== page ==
Native Americans have treasured the pipestone quarries for thousands of years. The Dakota, the Mandan, and the Iowa tribes have all hand-quarried the spot in southwest Minnesota named for its soft red stone, which they used to carve ornate ceremonial and prayer pipes. These pipes were so highly prized in pre-Columbian America that archaeologists have unearthed them from Manitoba all the way to Georgia.

But today the world comes to Pipestone, as the beautiful little city draws over 75 thousand visitors each year. Pipestone National Monument, its most popular attraction, is an oasis of natural prairie, where visitors can see the sacred gathering place just as it has been since time immemorial. 

This slideshow requires JavaScript.

Established by an act of Congress in 1937, the Pipestone National Monument was created to protect the rights of all Native Americans to quarry pipestone. Unlike most national park sites, members of federally recognized tribes may apply for permits to remove one of the monument’s natural resources. Only Native Americans may quarry the pipestone, which they do with traditional sledgehammers and wedges.

Here is the neat thing: Archaeologists one thousand years from now will find authentic pipestone pipes in Ireland, South Africa, Brazil, Japan and Australia, all of which would have been taken home as souvenirs by ancient tourists.

“Pipestone National Monument currently has 56 active quarries with dedicated quarriers who are preserving a living tradition, many of whom learned the skill from their ancestors,” said Erica Volkir, executive director of the Pipestone Area Chamber and CVB. “Today, pipestone carvings are appreciated both as works of art by people of all cultures as well as by Native Americans who use them in traditional ceremonies and for prayer.

“Many of the area’s carvers, both men and women, also work as cultural demonstrators inside of the visitor center at Pipestone National Monument through a cooperative agreement with the Pipestone Indian Shrine Association. This non-profit organization is dedicated to preserving the vanishing art of pipemaking. The visitor center also features an award-winning interpretive film, several exhibits about the area’s natural and cultural history, a petroglyph display, and other authentic Native American artifacts.

“The monument is a wonderful summer destination! The 3/4 mile Circle Trail provides great views of Winnewissa Falls and the tallgrass prairie, an environment which supports over 500 different species of plants and a variety of wildlife. The trail starts at the visitors center and leads to the Old Stone Face, and then to the Sioux quartzite ridgeline overlooking the quarries. Visitors coming from the Twin Cities will recognize the name of Joseph Nicollet, whose expedition placed a marker by Leaping Rock just north of the trail’s waterfall. It is amazing just how much history remains in this single square mile of land.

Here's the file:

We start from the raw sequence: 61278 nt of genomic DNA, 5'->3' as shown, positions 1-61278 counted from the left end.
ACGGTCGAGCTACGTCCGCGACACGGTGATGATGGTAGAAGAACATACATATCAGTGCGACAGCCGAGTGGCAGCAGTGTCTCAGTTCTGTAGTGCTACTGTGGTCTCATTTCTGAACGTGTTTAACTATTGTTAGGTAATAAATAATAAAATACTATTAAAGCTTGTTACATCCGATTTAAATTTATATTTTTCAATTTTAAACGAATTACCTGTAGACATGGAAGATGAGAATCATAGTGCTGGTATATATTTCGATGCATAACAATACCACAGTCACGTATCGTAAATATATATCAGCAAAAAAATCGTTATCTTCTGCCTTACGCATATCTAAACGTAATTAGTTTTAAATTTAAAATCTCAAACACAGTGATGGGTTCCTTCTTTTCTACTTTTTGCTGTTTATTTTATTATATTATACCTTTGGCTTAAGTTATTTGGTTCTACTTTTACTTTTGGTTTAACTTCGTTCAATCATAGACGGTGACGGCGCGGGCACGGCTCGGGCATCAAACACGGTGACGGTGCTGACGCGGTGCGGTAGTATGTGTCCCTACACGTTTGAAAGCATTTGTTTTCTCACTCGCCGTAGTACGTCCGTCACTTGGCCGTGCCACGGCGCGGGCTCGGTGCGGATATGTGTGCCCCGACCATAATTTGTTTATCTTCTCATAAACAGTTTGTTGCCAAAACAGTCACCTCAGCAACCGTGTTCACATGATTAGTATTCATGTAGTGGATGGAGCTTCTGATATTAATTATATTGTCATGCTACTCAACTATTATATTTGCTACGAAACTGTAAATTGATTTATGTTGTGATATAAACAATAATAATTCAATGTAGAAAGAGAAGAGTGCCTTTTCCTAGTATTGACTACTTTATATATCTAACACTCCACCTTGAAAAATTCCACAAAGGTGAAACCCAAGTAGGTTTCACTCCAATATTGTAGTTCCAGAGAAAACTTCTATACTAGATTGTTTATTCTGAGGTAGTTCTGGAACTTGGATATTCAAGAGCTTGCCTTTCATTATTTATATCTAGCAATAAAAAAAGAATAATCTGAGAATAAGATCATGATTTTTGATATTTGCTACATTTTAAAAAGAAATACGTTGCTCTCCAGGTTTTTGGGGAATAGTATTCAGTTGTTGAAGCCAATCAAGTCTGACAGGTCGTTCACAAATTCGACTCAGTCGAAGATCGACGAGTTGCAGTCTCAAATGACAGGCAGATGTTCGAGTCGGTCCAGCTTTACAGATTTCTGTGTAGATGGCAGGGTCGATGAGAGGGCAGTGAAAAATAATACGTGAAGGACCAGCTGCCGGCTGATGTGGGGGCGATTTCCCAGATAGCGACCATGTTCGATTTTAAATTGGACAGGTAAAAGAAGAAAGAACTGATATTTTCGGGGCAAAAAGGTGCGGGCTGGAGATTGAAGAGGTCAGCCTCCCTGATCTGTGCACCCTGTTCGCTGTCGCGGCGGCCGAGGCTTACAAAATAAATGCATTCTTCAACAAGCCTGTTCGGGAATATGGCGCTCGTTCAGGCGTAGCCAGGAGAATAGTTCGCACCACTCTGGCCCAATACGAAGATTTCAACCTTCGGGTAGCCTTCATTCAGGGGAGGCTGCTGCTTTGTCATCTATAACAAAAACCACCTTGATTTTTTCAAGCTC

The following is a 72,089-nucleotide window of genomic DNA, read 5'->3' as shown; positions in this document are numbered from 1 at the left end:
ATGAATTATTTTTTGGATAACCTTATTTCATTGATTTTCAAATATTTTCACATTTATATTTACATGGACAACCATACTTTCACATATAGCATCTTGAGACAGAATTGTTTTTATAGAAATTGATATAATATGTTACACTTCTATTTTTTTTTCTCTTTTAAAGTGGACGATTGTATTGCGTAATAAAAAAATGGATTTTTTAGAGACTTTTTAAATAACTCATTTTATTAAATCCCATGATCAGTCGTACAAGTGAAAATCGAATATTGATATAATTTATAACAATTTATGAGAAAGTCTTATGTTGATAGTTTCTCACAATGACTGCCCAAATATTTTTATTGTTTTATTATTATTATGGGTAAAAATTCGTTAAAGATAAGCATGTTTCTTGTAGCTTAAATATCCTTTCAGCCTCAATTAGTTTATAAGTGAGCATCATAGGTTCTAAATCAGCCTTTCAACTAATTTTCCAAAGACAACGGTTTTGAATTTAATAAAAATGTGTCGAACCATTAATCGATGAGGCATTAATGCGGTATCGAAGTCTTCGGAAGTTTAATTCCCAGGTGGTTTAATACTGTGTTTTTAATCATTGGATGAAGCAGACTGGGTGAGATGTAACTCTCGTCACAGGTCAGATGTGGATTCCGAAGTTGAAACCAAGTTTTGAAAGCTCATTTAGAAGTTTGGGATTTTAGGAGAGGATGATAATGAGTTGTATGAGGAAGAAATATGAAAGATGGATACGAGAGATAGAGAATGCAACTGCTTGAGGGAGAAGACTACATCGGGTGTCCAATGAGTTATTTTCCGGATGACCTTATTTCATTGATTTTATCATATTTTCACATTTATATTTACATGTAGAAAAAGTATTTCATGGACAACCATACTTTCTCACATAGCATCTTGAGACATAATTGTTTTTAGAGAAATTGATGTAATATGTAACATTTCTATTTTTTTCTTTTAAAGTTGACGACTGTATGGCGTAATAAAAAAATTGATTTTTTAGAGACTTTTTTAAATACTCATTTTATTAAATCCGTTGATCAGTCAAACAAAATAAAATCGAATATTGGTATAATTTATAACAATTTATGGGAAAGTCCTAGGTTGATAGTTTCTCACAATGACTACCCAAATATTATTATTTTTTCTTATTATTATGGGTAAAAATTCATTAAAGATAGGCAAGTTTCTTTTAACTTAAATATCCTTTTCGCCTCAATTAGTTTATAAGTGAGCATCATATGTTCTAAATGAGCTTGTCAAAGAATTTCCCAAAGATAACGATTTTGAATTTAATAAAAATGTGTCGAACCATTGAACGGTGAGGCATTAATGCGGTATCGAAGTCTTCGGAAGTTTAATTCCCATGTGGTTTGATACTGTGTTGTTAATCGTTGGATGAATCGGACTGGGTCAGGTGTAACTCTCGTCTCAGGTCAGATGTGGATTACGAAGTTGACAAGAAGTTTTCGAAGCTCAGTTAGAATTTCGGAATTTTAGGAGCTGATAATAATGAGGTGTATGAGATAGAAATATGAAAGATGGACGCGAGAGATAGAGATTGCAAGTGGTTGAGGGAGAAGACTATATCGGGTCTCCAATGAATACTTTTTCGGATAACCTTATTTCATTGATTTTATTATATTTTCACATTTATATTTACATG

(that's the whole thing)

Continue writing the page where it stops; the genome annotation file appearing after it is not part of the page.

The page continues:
“Another popular attraction is the World’s Largest Ceremonial Pipe, which is less than half a mile south of the monument. It was installed by the Keepers of the Sacred Tradition of Pipemakers in 1999, and at 30 feet long it makes quite the selfie backdrop. The Keepers have their own shop just inside the Rock Island Railroad depot where you can schedule your own pipe carving class.”

Pipestone is also home to Fort Pipestone, an authentic replica of a settlers’ encampment from the 1860s, as well as the Pipestone County Museum downtown. All of Pipestone proper is a work of art, as 26 of its buildings are made of stone hewn from nearby quarries – not pipestone, which is marvelous for carving but which would crumble beneath Midwestern weather, but rather Sioux quartzite which has a lovely pinkish to purplish hue. While admiring the architecture in this quaint downtown, you will find charming clothing boutiques, gift shops, and delicious dining options.

You may have to stay overnight if you want to enjoy all of Pipestone’s restaurants. The Stonehouse Supper Club and Quarry Lounge is arguably the spot for cocktails and patio dining in southwest Minnesota, and Lange’s Cafe is as true as small town diners come, right down to its display case full of the finest substance known to man: pie. The locals love Los Tulipanes Mexican Restaurant and Dar’s Pizza, a fourth generation pizzeria.

Wait 30 minutes after eating to visit the Pipestone Family Aquatic Center, where your kids will be rewarded for learning so much about history by plummeting down waterslides. If they’re old enough to behave themselves alone in a waterpark, you can sneak off to play nine holes at the Pipestone Country Club or shop at the farmer’s market (Wednesday evenings and Saturday mornings). Bring the bikes! Casey Jones State Trail makes its way east from Pipestone to offer even more views of the area’s immaculate prairie.

Like an inexperienced quarrier, you are only scratching the surface of Pipestone by reading this article. Please visit pipestoneminnesota.com to learn more about everything Pipestone has to offer and  plan your visit this summer!

 

By David Scheller